My Top 20 Tracks of 2016

best-songs-of-2016

Ok, heading from the bottom to the top, here are my top 20 songs of 2016. Objective? No. Subjective? Yes. A great listen? Of course. I will be playing these on my radio show on http://www.seahavenfm.com on Thursday 29th December at 7-9pm. It will be great if you can come along for the ride.

  1. Catfish & The Bottlemen – Soundcheck (The Ride 2016)

They won their first Brit Award for British Breakthrough act on 24 February 2016. On 27 May 2016, they released their second album, The Ride. This was the single. You can’t help liking it.

  1. In Camera – Realise (Realise Single 2016)

   18.  Jo Ash – Embers (Embers single 2016)

EP releases Lucid Dreams (2014) and Locked In (2015) gave us a taste of the talent that lurks here. Jo is in the process of recording her first solo album; the first single from the album – Embers – was released on 16th July 2016. Memorable.

  1. Viola Beach – Boys that Sing (Viola Beach 2016)

The great lost and tragic story of 2016. The band’s final line-up consisted of Kris Leonard (guitar and vocals), River Reeves (guitar), Tomas Lowe (bass guitar), and Jack Dakin (drums). All four, along with their manager Craig Tarry, died in a car crash in Södertälje, Sweden, on 13 February 2016.

Posthumously, their album went to Number 1 and Coldplay played one of their tracks in tribute at Glastonbury. What might have been doesn’t even come close.

  1. Rationale – Fuel to the Fire (Single 2016)

His debut EP Fuel To The Fire,  won over the likes of Pharrell and Justin Timberlake and he’s on countless ‘Ones to Watch’ lists. This explains the case.

  1. Ray Blk (ft Stormzy) – My Hood (Durt Mini Album 2016)

This is the real south-east London. RAY BLK’s soaring bittersweet ode to it cuts both ways. Exhilarating – all chicken shops and sportswear and nights you’ll never forget – and then it turns, to babies having babies and police raiding you for your dinner. Then Stormzy pops up, telling us how “the woman in the Caribbean shop is always rude”.

  14.  Spring King – The Summer (Tell Me if You’d Like to 2016)

Spring King began as a solo project in 2012 of songwriter and producer Tarek Musa who sings and plays drums. He may also start collecting awards.

  1. Matt Corby – Wrong Man (Telluric 2016)

His debut album Telluric has been ten years in the making with six EPs keeping his fans at bay in the meantime. The album is out now and there is no longer any excuse not to nominate this man for a Mercury Award.

  1. The Lapelles – Seventeen (Seventeen Single)

Gary Watson, the frontman of rising Scottish band the Lapelles died after falling into the river Clyde in Glasgow. The singer was due to celebrate his 22nd birthday the day after the accident occurred. The second tragic entry on the list. Sometimes the best eulogy is simply to listen.

  1. Nathaniel Rateliff & The Night Sweats – I Need Never Get Old (Nathaniel Rateliff & The Night Sweats 2015 in US, 2016 in UK)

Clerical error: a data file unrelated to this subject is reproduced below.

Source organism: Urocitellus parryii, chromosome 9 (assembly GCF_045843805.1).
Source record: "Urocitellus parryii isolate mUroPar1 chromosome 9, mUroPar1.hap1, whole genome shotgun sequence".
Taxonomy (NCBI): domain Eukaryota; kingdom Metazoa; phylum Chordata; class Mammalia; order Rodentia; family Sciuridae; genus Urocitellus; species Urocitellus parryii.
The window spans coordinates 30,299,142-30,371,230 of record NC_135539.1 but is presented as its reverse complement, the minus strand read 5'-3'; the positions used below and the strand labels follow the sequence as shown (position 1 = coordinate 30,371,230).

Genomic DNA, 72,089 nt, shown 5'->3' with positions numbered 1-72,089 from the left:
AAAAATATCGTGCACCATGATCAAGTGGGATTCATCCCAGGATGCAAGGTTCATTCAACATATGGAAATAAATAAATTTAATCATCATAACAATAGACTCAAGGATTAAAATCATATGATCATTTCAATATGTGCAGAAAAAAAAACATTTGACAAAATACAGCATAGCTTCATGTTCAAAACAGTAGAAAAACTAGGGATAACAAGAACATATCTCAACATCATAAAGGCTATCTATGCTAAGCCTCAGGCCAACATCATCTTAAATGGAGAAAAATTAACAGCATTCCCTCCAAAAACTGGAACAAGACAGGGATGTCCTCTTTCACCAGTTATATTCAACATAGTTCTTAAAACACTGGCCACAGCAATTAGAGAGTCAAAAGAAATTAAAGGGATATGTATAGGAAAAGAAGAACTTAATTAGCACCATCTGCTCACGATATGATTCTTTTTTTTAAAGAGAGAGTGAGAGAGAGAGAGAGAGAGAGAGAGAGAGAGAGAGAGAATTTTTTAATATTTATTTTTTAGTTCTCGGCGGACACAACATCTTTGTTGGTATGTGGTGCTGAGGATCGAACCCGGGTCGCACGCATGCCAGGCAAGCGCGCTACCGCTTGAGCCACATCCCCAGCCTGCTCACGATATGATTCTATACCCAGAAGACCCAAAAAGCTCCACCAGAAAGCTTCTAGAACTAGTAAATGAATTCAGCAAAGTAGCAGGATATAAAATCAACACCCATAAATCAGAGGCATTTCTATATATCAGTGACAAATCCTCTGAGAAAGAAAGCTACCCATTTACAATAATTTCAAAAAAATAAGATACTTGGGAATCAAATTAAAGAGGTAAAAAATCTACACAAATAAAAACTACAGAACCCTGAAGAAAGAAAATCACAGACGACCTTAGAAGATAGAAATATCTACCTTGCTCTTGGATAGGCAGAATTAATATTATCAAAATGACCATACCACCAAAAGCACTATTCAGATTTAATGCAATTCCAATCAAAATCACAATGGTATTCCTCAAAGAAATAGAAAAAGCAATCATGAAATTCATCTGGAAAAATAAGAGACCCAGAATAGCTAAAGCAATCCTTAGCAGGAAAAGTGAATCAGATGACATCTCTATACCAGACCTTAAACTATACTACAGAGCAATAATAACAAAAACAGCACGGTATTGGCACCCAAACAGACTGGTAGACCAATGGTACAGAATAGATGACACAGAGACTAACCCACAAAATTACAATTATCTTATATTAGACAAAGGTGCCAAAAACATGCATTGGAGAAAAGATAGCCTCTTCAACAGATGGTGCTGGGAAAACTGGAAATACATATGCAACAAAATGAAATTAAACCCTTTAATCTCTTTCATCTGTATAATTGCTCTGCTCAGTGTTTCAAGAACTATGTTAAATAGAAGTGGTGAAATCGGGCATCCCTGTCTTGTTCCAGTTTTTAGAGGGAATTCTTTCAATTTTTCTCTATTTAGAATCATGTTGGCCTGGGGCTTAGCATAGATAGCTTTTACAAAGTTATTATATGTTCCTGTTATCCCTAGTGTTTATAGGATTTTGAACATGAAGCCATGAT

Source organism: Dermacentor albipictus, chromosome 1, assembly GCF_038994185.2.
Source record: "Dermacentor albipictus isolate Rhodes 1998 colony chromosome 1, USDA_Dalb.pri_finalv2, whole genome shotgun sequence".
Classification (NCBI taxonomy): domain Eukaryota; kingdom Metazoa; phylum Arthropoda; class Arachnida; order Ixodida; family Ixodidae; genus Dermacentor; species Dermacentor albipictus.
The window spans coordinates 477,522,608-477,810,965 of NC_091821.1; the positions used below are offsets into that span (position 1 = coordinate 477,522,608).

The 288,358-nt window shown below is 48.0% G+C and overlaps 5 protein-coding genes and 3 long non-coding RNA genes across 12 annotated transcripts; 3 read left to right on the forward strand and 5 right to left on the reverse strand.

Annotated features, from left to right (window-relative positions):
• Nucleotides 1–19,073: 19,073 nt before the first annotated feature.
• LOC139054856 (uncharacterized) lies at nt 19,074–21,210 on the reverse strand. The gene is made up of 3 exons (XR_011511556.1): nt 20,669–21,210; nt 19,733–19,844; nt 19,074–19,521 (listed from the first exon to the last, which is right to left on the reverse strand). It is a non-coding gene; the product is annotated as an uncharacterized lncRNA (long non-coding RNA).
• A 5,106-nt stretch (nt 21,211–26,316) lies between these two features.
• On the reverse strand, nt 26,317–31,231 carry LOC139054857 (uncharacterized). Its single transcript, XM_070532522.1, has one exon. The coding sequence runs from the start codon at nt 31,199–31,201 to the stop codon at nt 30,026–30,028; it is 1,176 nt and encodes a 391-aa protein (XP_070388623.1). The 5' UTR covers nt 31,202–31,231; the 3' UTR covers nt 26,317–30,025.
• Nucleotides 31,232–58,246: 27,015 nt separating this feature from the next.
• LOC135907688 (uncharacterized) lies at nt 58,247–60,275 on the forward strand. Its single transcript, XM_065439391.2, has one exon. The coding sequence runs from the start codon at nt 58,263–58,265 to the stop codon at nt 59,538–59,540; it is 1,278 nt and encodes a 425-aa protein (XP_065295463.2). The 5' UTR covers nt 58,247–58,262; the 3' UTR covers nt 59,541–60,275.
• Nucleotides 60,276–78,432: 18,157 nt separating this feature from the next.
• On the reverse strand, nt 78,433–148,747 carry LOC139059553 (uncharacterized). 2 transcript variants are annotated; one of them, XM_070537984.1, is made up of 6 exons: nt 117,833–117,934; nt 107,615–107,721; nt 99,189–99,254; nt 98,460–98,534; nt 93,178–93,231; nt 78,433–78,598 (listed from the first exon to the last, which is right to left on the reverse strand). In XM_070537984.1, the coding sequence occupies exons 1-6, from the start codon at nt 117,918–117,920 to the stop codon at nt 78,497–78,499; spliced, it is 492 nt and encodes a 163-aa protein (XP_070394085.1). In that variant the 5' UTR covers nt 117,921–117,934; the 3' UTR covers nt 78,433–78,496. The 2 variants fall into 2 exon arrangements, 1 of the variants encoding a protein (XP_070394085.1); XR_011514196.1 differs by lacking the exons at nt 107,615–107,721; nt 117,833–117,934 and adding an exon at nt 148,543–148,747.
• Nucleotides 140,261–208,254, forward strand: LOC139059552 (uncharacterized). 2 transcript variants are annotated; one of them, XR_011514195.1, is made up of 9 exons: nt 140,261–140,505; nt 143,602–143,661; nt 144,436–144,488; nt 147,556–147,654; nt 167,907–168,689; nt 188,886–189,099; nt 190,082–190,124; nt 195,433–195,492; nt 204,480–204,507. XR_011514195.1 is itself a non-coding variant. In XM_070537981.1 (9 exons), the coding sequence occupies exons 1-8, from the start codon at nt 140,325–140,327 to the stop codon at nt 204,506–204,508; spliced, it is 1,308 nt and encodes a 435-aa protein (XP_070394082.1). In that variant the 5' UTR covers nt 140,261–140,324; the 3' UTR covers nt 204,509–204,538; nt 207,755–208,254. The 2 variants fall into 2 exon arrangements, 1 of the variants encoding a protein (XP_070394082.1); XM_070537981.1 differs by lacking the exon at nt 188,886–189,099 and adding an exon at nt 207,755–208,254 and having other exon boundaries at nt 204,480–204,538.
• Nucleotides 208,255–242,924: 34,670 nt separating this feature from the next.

Perfect soul and RnB from Missouri. Released in the US in 2015, but so keen was I to include this that I have used the fact it was released in this coutry in 2016 as an excuse to include this track played in tribute to the ‘died too young’ members of the list.

Bonus tracks not on the list, but loved and will be played on the 29th.

Christine & The Queens – Tilted (Chaleur Humaine 2016)

Camp Claude – All This Space (Swimming Lessons 2016) 

Hour Two:

  1. Frances – Don’t Worry About Me (Don’t Worry About Me Single 2016)

In August 2014 she sang lead on “Fire May Save You” for the French music label Kitsuné. In July 2015 she released the EP “Grow” for Communion Records. Then in October 2015 she released the EP “Let it Out”.

In November 2015 she was shortlisted for the 2016 BRIT Awards: Critics’ Choice Award. In December 2015 she was nominated for the BBC Sound of 2016. Listen and learn why.

  1. Primal Scream – Where the Light Get In (ft Sky Ferreira) (Chaosmosis 2016)

Part of the Indie scene’s rock royalty.

Chaosmosis is the eleventh studio album by Scottish band Primal Scream. It was released on 18 March 2016 on the band’s First International label, through Ignition Records. The album’s lead single, “Where the Light Gets In”, was released on 1 February 2016 and features American singer Sky Ferreira. She and Bobby Gillespie have created a superb modern male/female duet with feeling.

Bonus track – not on the list

Kings of Leon – Waste a Moment (Walls 2016)

  1. Damien Jurado – Exit 353 (Visions of us on the land 2016

This guy is a virtual veteran with 11 albums prior to this behind him. This was its first single. I now have 11 albums to go out and buy.

Bonus track not on the list

Kaiser Chiefs – Hole in my Soul (Stay Together 2016)

Kaiser Chiefs released their newest album: Stay Together on the 7th October and it sounds exponentially, their best yet. This is brand new. Not on the list, but demands to be played.

  1. Radiohead – Burn the Witch (A Moon Shaped Pool 2016)

Originally written in 2000 Radiohead did not promote the album until the week before its release, when they released the singles “Burn the Witch” and “Daydreaming”. They didn’t need to. It was the fifth Radiohead album to be nominated for the Mercury Prize, and was nominated for Best Alternative Music Album and Best Rock Song (for “Burn the Witch”) at the 59th Annual Grammy Awards. It topped the charts everywhere, becoming Radiohead’s sixth number-one album in the UK and a bestseller on vinyl. It was certified gold in the UK on 24 June.

  1. The Coral – Miss Fortune (Distance Inbetween 2016)

‘Distance Inbetween’ is The Coral’s eighth full-length studio album by English indie rock band The Coral, their first for five years. This was a single. A brilliant return.